Reviews
'The volume succeeds in its stated aim of collecting ‘precise analysis of specific case studies’ (p. vi) and is an important reminder that close study of the available data is key to understanding the causes of change, both on local and on regional scales.'—Hallvard R Indgjerd, The Classical Review, April 2021
The Neglected Goat: A New Method to Assess the Role of the Goat in the English Middle Ages by Lenny Salvagno. Paperback; 203x276mm; 888 pages; 744 figures, 351 tables (colour throughout). 113 2020. Available both in print and Open Access. Printed ISBN 9781789696295. £120.00 (No VAT). Epublication ISBN 9781789696301. Book contents pageDownload Full PDF   Buy Now

Distinguishing between the bones of sheep and goats is a notorious challenge in zooarchaeology. Several methods have been proposed to facilitate this task, largely based on macro-morphological traits.

This approach, which is routinely adopted by zooarchaeologists, although still valuable, has also been shown to have limitations: morphological discriminant traits can differ in different sheep/ goat populations and a correct identification is highly dependent upon experience, as well as the availability of appropriate reference collections and the degree to which a researcher is prepared to ‘risk’ an identification.

The Neglected Goat provides a new, more objective and transparent methodology, based on a combination of morphological and biometrical analyses, to distinguish between sheep and goat post cranial bones. Additionally, on the basis of the newly proposed approach, it reassesses the role of the goat in medieval England.

There are several historical and archaeological questions concerning the role of this animal that have so far remained unanswered: why is the goat commonly recorded in the Domesday Book, when it appears to be so scarce in the contemporary archaeological record? Is the goat under-represented in the archaeological record or over-represented in the Domesday Book? Why is this animal, when identified in English medieval animal bone assemblages, almost exclusively represented by horncores?

Through the investigation of a number of English sheep and goat medieval assemblages, this study sheds light on these questions, and suggests that the goat was indeed rarer than the Domesday Book suggests.

About the Author
Lenny Salvagno has an Honours Degree in Cultural Heritage with Archaeology from the University of Parma (Italy) and a PhD in zooarchaeology from the University of Sheffield (UK). At Sheffield, she also completed a two-year Post-Doc (funded by the Gerda Henkel Stiftung) focussing on changes in pig husbandry during the Late Medieval-Early Modern transition in England. She is now an Honorary Research Fellow at the Department of Archaeology in Sheffield and a Marie Skłodowska-Curie Post- Doctoral Fellow at the Institute of Palaeoanatomy, domestication research and veterinary history, at the Ludwig Maximilian University in Munich (Germany). Lenny’s main interests are in animal domestication and husbandry intensification, the use of animals in medieval and post-medieval Britain, as well as Bronze and Iron Age Italy, ritual deposits, and the use of statistics and geometric morphometrics in zooarchaeology. She is also passiona oarchaeology and the presentation of this field of study to the general public.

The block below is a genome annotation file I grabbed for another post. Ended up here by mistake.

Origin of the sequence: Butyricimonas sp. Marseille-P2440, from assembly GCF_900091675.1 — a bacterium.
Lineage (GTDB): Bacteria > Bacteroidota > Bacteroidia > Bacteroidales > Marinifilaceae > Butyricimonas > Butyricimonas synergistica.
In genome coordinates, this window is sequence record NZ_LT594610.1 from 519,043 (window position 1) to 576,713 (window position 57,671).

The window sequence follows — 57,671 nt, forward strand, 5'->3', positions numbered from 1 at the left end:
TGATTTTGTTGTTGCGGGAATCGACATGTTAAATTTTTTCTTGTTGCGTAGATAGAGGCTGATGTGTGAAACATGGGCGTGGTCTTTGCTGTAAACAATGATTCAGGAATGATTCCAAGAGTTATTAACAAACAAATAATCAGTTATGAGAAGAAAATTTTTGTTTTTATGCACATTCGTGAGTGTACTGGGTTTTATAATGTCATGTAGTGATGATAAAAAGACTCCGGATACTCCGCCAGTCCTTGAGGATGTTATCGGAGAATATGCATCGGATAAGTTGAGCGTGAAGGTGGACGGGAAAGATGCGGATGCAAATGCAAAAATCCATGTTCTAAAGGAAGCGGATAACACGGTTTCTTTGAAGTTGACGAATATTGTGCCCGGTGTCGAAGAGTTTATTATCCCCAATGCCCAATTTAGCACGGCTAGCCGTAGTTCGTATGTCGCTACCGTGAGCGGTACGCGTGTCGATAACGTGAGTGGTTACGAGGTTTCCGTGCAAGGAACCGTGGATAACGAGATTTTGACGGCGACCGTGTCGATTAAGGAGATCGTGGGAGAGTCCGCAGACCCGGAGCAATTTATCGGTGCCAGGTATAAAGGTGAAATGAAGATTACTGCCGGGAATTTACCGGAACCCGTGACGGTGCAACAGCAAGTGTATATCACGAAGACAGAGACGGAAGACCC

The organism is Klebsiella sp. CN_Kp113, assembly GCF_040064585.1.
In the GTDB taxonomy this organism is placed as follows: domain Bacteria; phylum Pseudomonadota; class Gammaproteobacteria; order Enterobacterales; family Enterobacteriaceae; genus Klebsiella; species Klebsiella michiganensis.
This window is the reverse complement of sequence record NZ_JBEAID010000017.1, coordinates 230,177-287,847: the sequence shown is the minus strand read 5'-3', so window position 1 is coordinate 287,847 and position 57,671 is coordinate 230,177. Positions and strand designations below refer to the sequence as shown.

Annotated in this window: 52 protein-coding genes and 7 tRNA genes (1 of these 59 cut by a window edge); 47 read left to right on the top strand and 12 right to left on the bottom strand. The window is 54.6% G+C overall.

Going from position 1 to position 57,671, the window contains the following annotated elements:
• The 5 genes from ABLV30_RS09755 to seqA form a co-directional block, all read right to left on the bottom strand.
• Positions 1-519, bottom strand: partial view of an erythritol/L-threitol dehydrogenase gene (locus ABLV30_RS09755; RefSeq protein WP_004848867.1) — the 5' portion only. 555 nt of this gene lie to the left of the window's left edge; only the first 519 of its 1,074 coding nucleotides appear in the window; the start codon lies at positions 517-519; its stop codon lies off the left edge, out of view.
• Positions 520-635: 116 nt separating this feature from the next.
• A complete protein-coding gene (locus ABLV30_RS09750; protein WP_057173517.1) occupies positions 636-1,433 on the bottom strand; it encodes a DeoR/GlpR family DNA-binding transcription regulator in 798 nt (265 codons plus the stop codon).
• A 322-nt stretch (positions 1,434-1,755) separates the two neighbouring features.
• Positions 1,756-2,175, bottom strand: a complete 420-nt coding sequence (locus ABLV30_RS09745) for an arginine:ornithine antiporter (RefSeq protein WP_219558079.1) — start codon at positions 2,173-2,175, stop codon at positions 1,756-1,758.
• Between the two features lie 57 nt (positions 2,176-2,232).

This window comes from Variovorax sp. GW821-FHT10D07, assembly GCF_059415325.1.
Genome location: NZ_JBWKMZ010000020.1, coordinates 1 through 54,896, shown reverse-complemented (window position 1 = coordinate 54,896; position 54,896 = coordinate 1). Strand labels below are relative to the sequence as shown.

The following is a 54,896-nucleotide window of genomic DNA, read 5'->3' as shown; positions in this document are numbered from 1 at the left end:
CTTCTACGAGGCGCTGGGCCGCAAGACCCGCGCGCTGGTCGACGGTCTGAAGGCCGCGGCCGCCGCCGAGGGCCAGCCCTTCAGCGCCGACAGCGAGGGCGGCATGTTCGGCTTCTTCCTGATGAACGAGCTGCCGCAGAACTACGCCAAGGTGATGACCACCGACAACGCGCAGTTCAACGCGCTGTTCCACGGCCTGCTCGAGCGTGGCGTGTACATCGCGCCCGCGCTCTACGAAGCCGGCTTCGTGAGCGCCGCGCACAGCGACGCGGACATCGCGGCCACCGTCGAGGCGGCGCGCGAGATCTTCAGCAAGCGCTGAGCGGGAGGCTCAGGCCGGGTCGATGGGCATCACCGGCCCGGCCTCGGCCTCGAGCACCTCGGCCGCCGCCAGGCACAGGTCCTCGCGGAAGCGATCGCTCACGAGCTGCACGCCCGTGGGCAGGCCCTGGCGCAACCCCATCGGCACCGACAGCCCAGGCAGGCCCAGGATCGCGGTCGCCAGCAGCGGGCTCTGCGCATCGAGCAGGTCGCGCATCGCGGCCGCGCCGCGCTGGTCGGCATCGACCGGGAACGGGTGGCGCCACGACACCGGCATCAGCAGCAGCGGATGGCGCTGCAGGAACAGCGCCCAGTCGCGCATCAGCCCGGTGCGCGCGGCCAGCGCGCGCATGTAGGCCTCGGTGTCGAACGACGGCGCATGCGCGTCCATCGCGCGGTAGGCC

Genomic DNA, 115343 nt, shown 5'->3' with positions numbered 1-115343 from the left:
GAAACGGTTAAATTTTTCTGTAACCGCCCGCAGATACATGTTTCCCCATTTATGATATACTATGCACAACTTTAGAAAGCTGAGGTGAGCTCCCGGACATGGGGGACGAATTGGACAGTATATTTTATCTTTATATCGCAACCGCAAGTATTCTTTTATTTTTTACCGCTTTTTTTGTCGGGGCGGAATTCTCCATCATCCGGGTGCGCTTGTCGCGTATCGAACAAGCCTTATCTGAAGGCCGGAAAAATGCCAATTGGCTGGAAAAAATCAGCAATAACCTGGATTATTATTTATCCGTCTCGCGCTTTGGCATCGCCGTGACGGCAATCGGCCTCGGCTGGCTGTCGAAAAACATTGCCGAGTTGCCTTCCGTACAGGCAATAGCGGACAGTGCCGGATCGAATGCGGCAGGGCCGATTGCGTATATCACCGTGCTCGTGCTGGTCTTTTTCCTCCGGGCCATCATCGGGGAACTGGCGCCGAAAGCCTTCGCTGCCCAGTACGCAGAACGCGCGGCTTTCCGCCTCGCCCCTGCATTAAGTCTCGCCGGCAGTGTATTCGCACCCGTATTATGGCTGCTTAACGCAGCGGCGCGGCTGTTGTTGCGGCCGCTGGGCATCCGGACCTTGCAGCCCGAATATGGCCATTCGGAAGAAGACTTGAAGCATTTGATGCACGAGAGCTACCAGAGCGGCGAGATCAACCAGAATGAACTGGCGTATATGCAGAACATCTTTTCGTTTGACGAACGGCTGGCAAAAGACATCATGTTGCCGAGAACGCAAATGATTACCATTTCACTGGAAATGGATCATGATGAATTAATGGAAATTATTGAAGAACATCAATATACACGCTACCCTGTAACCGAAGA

Eastern Roman Mounted Archers and Extraordinary Medico-Surgical Interventions at Paliokastro in Thasos Island during the ProtoByzantine Period The Historical and Medical History Records and the Archaeo-Anthropological Evidence by Anagnostis P. Agelarakis. Paperback; 203x276mm; iv+50 pages; 28 figures, 1 table (colour throughout). 111 2020. Available both in print and Open Access. Printed ISBN 9781789696011. £20.00 (No VAT). Epublication ISBN 9781789696028. Book contents pageDownload Full PDF   Buy Now

Procopius’ History of the Wars, and the Strategikon offer important aspects of Eastern Roman military tactical changes adopted against their enemies that brought the mounted archer-lancer to domineer in the synthesis of the army, along with concise descriptions of their training, panoply, and effectiveness in the battlefield during the later ProtoByzantine period. Yet, evidence in the archaeo-anthropological records of these highly specialized military members has remained elusive.

A recent archaeological discovery at the strategically positioned, upland, site of Paliokastro in Thasos island, Greece, and the subsequent study of the human skeletal remains interred in four monumental funerary contexts, in a dedicated naiskos building, provide for the first time through the archaeological record of the region a unique insight of the mounted archers and their female kin during the turbulent ProtoByzantine period. The interdisciplinary study of the anthropological materials focusing on skeletal developmental, acquired skeleto-muscular manifestations and skeleto-anatomical changes recovered valuable evidentiary data on aspects of their in vivo long-term training and preparation, traumatisms and pathologies along with extraordinary traces of cranial and infra-cranial surgical interventions and medical regimens by the hands of a most experienced surgeon.